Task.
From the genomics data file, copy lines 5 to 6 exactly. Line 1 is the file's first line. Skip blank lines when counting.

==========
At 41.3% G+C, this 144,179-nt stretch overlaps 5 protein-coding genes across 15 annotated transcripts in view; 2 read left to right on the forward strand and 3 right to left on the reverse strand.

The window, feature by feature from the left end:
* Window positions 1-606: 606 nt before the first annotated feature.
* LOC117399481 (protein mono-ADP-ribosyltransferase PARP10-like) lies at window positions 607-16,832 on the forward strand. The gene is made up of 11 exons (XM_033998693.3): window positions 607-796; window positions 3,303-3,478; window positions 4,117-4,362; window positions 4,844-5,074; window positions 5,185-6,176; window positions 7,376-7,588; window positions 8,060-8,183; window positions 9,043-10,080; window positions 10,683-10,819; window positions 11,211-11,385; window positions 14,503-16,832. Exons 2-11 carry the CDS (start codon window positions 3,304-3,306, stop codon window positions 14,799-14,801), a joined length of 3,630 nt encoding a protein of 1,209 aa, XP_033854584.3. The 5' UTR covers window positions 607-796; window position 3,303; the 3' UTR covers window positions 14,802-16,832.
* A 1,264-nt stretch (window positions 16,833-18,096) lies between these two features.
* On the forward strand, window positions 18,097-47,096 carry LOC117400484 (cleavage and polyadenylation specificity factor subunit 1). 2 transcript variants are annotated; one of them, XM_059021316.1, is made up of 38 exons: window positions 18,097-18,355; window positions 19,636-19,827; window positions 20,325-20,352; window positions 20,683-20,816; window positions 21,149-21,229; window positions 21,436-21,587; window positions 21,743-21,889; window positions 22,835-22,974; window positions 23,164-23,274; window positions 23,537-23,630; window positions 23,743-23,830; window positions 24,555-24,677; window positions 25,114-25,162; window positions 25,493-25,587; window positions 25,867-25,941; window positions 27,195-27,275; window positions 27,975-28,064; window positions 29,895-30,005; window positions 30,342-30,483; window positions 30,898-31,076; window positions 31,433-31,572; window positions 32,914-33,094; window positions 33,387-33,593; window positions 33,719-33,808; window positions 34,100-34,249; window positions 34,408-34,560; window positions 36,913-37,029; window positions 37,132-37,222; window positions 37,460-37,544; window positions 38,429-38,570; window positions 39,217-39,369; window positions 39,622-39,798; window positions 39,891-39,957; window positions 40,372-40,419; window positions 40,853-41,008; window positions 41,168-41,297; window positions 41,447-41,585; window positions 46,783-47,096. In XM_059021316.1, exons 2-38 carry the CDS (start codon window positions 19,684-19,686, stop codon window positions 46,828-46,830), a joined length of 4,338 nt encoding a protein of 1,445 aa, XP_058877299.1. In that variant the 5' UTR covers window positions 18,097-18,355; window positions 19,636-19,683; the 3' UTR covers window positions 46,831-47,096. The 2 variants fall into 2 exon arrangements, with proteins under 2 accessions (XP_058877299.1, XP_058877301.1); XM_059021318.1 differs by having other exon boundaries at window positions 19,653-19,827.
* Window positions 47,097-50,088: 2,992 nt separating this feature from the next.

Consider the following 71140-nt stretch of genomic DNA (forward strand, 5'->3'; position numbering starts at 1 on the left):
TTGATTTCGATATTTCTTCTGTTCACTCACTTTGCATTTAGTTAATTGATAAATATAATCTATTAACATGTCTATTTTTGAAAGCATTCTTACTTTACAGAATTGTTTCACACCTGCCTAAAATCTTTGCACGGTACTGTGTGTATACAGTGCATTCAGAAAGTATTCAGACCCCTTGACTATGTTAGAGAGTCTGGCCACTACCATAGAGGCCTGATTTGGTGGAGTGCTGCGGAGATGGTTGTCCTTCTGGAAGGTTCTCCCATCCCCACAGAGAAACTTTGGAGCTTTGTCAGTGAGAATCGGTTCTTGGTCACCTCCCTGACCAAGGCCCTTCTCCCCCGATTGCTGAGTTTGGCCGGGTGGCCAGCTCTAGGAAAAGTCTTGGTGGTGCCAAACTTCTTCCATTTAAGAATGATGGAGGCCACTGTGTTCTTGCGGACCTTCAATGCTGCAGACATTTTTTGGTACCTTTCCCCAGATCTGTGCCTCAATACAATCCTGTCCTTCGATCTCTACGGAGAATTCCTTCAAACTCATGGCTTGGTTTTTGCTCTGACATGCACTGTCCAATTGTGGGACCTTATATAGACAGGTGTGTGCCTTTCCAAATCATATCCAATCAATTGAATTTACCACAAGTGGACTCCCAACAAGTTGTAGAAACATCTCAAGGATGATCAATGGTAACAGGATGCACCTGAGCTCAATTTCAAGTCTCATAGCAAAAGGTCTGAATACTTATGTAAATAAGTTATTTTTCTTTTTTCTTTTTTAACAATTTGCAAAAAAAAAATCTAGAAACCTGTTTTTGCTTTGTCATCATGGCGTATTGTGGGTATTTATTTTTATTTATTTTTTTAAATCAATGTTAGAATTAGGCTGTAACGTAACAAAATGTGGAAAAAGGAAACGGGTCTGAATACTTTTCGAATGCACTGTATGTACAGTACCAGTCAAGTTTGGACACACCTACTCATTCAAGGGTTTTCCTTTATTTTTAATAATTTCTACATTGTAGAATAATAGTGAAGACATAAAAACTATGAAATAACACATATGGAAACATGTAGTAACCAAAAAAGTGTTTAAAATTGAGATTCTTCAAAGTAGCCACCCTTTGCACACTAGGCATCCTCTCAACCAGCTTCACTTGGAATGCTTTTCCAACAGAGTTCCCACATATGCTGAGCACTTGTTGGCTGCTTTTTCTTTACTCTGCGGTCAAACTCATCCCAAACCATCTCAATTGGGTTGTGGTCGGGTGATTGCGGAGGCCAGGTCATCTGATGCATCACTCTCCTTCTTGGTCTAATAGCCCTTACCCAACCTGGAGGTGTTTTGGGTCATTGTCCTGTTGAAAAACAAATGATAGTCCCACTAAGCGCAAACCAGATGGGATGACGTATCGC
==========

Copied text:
* A 1,264-nt stretch (window positions 16,833-18,096) lies between these two features.
* On the forward strand, window positions 18,097-47,096 carry LOC117400484 (cleavage and polyadenylation specificity factor subunit 1). 2 transcript variants are annotated; one of them, XM_059021316.1, is made up of 38 exons: window positions 18,097-18,355; window positions 19,636-19,827; window positions 20,325-20,352; window positions 20,683-20,816; window positions 21,149-21,229; window positions 21,436-21,587; window positions 21,743-21,889; window positions 22,835-22,974; window positions 23,164-23,274; window positions 23,537-23,630; window positions 23,743-23,830; window positions 24,555-24,677; window positions 25,114-25,162; window positions 25,493-25,587; window positions 25,867-25,941; window positions 27,195-27,275; window positions 27,975-28,064; window positions 29,895-30,005; window positions 30,342-30,483; window positions 30,898-31,076; window positions 31,433-31,572; window positions 32,914-33,094; window positions 33,387-33,593; window positions 33,719-33,808; window positions 34,100-34,249; window positions 34,408-34,560; window positions 36,913-37,029; window positions 37,132-37,222; window positions 37,460-37,544; window positions 38,429-38,570; window positions 39,217-39,369; window positions 39,622-39,798; window positions 39,891-39,957; window positions 40,372-40,419; window positions 40,853-41,008; window positions 41,168-41,297; window positions 41,447-41,585; window positions 46,783-47,096. In XM_059021316.1, exons 2-38 carry the CDS (start codon window positions 19,684-19,686, stop codon window positions 46,828-46,830), a joined length of 4,338 nt encoding a protein of 1,445 aa, XP_058877299.1. In that variant the 5' UTR covers window positions 18,097-18,355; window positions 19,636-19,683; the 3' UTR covers window positions 46,831-47,096. The 2 variants fall into 2 exon arrangements, with proteins under 2 accessions (XP_058877299.1, XP_058877301.1); XM_059021318.1 differs by having other exon boundaries at window positions 19,653-19,827.